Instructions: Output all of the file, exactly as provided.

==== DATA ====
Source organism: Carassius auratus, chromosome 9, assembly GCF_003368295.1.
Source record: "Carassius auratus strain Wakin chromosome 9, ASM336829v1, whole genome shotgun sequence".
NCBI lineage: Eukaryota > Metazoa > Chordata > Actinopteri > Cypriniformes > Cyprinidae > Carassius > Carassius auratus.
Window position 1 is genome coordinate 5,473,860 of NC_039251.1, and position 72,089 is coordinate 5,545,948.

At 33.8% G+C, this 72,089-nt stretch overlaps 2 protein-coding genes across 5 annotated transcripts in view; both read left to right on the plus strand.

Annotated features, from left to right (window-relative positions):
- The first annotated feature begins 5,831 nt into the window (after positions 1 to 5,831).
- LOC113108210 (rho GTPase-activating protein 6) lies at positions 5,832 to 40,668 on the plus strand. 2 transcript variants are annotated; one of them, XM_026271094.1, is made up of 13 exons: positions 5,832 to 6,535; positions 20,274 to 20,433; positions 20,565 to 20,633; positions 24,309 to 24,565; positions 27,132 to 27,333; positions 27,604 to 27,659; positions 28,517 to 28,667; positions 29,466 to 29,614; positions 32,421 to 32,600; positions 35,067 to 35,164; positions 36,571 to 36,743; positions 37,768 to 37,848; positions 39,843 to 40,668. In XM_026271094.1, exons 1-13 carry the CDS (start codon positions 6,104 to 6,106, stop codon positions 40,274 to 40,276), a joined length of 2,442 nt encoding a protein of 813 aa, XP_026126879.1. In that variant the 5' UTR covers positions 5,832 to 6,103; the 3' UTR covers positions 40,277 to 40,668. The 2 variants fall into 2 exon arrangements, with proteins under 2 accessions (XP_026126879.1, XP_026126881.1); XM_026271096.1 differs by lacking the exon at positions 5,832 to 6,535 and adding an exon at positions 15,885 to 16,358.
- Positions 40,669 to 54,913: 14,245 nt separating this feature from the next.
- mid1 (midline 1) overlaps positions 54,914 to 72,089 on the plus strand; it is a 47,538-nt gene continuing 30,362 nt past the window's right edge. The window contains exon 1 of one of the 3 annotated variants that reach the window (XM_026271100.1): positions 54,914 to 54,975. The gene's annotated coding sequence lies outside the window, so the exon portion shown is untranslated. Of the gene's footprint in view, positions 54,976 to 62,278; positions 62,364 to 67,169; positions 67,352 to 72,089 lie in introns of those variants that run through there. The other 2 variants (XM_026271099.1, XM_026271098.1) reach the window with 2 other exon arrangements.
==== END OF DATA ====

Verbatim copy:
Source organism: Carassius auratus, chromosome 9, assembly GCF_003368295.1.
Source record: "Carassius auratus strain Wakin chromosome 9, ASM336829v1, whole genome shotgun sequence".
NCBI lineage: Eukaryota > Metazoa > Chordata > Actinopteri > Cypriniformes > Cyprinidae > Carassius > Carassius auratus.
Window position 1 is genome coordinate 5,473,860 of NC_039251.1, and position 72,089 is coordinate 5,545,948.

At 33.8% G+C, this 72,089-nt stretch overlaps 2 protein-coding genes across 5 annotated transcripts in view; both read left to right on the plus strand.

Annotated features, from left to right (window-relative positions):
- The first annotated feature begins 5,831 nt into the window (after positions 1 to 5,831).
- LOC113108210 (rho GTPase-activating protein 6) lies at positions 5,832 to 40,668 on the plus strand. 2 transcript variants are annotated; one of them, XM_026271094.1, is made up of 13 exons: positions 5,832 to 6,535; positions 20,274 to 20,433; positions 20,565 to 20,633; positions 24,309 to 24,565; positions 27,132 to 27,333; positions 27,604 to 27,659; positions 28,517 to 28,667; positions 29,466 to 29,614; positions 32,421 to 32,600; positions 35,067 to 35,164; positions 36,571 to 36,743; positions 37,768 to 37,848; positions 39,843 to 40,668. In XM_026271094.1, exons 1-13 carry the CDS (start codon positions 6,104 to 6,106, stop codon positions 40,274 to 40,276), a joined length of 2,442 nt encoding a protein of 813 aa, XP_026126879.1. In that variant the 5' UTR covers positions 5,832 to 6,103; the 3' UTR covers positions 40,277 to 40,668. The 2 variants fall into 2 exon arrangements, with proteins under 2 accessions (XP_026126879.1, XP_026126881.1); XM_026271096.1 differs by lacking the exon at positions 5,832 to 6,535 and adding an exon at positions 15,885 to 16,358.
- Positions 40,669 to 54,913: 14,245 nt separating this feature from the next.
- mid1 (midline 1) overlaps positions 54,914 to 72,089 on the plus strand; it is a 47,538-nt gene continuing 30,362 nt past the window's right edge. The window contains exon 1 of one of the 3 annotated variants that reach the window (XM_026271100.1): positions 54,914 to 54,975. The gene's annotated coding sequence lies outside the window, so the exon portion shown is untranslated. Of the gene's footprint in view, positions 54,976 to 62,278; positions 62,364 to 67,169; positions 67,352 to 72,089 lie in introns of those variants that run through there. The other 2 variants (XM_026271099.1, XM_026271098.1) reach the window with 2 other exon arrangements.